A scientific paper shows how people who drink alcohol compulsively often lose their sense of smell. Another paper showed how heavy drinkers tend to develop ambulatory and balance-related issues, making them more prone to falls and other accidents.
The alcohol industry spends close to $500 million annually on alcohol advertising. Many would not think twice about this. But what about when alcohol advertising encourages teenagers and underage young adults to drink?
While alcohol is a problem everywhere, it does not affect all states equally. As the drug epidemic has swept across America, so too has alcohol addiction become more severe.—and it seems to touch down with particular severity in certain regions.
One of the primary goals of any society should be the preservation of life. In some respects, this can be difficult and challenging (as in the case of finding a cure for aggressive cancers, for example). But other causes of death could be easily prevented. To this end, efforts could be made that would drastically reduce drunk driving fatalities.
As countries around the world impose quarantines to prevent the spread of COVID-19, alcohol appears to be a complicating factor. Because so many confusing ideas are swirling through our news reports and social media, it's important to focus on the facts about alcohol and COVID-19.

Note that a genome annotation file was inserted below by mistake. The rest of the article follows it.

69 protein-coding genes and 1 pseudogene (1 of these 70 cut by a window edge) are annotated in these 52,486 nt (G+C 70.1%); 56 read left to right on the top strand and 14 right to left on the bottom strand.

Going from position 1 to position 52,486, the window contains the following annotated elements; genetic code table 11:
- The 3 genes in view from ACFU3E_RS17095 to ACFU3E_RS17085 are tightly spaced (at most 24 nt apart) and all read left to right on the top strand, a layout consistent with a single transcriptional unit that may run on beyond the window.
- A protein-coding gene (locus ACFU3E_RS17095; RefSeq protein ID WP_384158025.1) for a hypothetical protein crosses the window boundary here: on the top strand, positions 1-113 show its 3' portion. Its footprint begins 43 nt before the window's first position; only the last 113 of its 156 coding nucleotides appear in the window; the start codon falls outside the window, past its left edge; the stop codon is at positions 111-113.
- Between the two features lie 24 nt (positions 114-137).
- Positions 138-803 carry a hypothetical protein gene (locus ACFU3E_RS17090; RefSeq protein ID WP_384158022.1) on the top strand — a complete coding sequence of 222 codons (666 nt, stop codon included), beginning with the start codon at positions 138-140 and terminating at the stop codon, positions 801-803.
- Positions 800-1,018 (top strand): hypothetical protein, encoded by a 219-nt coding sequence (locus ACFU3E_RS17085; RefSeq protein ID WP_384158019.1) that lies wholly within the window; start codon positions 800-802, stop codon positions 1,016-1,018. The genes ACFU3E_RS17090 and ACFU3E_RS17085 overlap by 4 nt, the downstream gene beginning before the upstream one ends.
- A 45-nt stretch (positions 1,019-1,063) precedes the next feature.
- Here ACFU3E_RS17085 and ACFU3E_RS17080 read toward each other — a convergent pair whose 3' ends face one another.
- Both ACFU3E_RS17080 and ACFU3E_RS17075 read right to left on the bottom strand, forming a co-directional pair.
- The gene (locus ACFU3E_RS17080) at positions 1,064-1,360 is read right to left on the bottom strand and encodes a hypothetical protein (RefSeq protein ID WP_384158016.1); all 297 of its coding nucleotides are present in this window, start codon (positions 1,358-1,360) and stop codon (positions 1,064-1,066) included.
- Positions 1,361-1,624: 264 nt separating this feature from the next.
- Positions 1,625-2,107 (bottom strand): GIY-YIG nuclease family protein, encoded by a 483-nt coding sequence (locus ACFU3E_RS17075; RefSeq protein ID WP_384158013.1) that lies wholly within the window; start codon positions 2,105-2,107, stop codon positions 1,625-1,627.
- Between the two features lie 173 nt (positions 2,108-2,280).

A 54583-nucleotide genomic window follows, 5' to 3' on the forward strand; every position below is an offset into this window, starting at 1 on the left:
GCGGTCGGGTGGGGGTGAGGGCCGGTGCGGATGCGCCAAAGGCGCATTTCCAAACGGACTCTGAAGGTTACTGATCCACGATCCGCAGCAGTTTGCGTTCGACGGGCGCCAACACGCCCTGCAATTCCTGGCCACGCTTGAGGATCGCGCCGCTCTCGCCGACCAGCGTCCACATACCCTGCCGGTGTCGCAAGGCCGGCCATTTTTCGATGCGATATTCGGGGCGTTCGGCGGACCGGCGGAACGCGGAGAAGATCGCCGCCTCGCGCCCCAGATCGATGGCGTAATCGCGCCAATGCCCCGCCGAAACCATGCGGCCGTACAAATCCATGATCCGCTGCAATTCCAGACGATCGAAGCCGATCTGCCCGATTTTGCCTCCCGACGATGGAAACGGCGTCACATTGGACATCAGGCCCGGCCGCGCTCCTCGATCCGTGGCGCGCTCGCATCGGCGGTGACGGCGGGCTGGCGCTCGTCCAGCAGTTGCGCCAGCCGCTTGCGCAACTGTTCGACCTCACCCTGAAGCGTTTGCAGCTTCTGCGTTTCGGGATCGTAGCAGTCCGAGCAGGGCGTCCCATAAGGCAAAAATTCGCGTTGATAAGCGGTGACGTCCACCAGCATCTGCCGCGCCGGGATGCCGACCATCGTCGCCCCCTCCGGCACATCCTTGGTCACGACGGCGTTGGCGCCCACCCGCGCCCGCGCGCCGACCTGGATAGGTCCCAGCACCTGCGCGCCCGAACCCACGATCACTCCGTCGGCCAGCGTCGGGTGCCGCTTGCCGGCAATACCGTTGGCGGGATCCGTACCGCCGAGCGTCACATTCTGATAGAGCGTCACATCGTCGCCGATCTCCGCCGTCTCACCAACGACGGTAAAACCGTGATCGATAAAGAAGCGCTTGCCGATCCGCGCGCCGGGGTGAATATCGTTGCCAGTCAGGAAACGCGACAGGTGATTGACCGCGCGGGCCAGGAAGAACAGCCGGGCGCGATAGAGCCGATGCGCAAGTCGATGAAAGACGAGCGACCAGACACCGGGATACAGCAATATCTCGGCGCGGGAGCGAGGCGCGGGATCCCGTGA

With tensions high and nerves on edge, millions of Americans have been sheltering at home during the COVID-19 health crisis. Some have stayed at home for several weeks without leaving. Sadly, alcohol consumption has soared during the crisis, and alcohol companies have raked in the profits while Americans put themselves at further risk. What can we learn from this? And how can we ensure it doesn't happen again?
It’s clear that consuming alcohol can be harmful. In fact, anything beyond infrequent and conservative levels of drinking should be strongly discouraged for health reasons alone. To drink with any kind of frequency is to open oneself up to potential health problems, including addiction.
Caffeine and alcohol. That’s not a combination we would typically think of. But there was a time when one could purchase caffeinated alcoholic beverages. That was until 2010 when the U.S. Food and Drug Administration determined that such drinks were unsafe for human consumption.
Although men still misuse alcohol at a rate higher than women, new research indicates that the gap is closing. A study published in PLOS Medicine and reported on in U.S. News brought the spotlight onto this concerning issue.
When we find that an increasing number of young people are dying from injury-related causes, it’s time to look at how many of them could be losing their lives from preventable, alcohol-related causes.